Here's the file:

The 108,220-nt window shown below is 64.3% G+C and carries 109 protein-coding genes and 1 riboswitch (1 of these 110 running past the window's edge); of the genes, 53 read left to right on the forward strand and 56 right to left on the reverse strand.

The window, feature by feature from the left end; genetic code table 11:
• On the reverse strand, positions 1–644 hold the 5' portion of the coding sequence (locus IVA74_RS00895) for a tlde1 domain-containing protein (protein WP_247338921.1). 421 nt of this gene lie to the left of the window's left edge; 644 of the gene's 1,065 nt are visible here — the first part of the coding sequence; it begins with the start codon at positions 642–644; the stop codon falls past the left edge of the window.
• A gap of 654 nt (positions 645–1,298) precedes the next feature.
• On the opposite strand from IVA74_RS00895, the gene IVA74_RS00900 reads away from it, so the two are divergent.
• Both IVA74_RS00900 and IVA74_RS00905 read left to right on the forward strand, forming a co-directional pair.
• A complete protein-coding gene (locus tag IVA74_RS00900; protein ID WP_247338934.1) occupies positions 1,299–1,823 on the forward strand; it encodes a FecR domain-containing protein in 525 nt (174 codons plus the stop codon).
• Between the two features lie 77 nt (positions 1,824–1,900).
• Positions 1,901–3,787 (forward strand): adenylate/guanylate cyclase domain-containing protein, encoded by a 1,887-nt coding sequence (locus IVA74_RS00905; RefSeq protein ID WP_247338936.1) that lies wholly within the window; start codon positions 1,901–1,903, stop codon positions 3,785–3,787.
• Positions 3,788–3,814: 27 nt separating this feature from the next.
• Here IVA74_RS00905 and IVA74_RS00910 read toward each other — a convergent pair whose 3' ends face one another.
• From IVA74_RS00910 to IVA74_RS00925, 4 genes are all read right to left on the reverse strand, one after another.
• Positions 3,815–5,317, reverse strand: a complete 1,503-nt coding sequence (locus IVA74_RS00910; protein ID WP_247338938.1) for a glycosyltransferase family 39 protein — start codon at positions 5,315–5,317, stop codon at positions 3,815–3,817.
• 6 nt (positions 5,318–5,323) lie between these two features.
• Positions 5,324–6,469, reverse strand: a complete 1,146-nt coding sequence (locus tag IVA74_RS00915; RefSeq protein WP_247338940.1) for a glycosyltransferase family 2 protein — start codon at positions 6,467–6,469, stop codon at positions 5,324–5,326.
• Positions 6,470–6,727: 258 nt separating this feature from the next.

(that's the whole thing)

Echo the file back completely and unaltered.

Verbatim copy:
The 108,220-nt window shown below is 64.3% G+C and carries 109 protein-coding genes and 1 riboswitch (1 of these 110 running past the window's edge); of the genes, 53 read left to right on the forward strand and 56 right to left on the reverse strand.

The window, feature by feature from the left end; genetic code table 11:
• On the reverse strand, positions 1–644 hold the 5' portion of the coding sequence (locus IVA74_RS00895) for a tlde1 domain-containing protein (protein WP_247338921.1). 421 nt of this gene lie to the left of the window's left edge; 644 of the gene's 1,065 nt are visible here — the first part of the coding sequence; it begins with the start codon at positions 642–644; the stop codon falls past the left edge of the window.
• A gap of 654 nt (positions 645–1,298) precedes the next feature.
• On the opposite strand from IVA74_RS00895, the gene IVA74_RS00900 reads away from it, so the two are divergent.
• Both IVA74_RS00900 and IVA74_RS00905 read left to right on the forward strand, forming a co-directional pair.
• A complete protein-coding gene (locus tag IVA74_RS00900; protein ID WP_247338934.1) occupies positions 1,299–1,823 on the forward strand; it encodes a FecR domain-containing protein in 525 nt (174 codons plus the stop codon).
• Between the two features lie 77 nt (positions 1,824–1,900).
• Positions 1,901–3,787 (forward strand): adenylate/guanylate cyclase domain-containing protein, encoded by a 1,887-nt coding sequence (locus IVA74_RS00905; RefSeq protein ID WP_247338936.1) that lies wholly within the window; start codon positions 1,901–1,903, stop codon positions 3,785–3,787.
• Positions 3,788–3,814: 27 nt separating this feature from the next.
• Here IVA74_RS00905 and IVA74_RS00910 read toward each other — a convergent pair whose 3' ends face one another.
• From IVA74_RS00910 to IVA74_RS00925, 4 genes are all read right to left on the reverse strand, one after another.
• Positions 3,815–5,317, reverse strand: a complete 1,503-nt coding sequence (locus IVA74_RS00910; protein ID WP_247338938.1) for a glycosyltransferase family 39 protein — start codon at positions 5,315–5,317, stop codon at positions 3,815–3,817.
• 6 nt (positions 5,318–5,323) lie between these two features.
• Positions 5,324–6,469, reverse strand: a complete 1,146-nt coding sequence (locus tag IVA74_RS00915; RefSeq protein WP_247338940.1) for a glycosyltransferase family 2 protein — start codon at positions 6,467–6,469, stop codon at positions 5,324–5,326.
• Positions 6,470–6,727: 258 nt separating this feature from the next.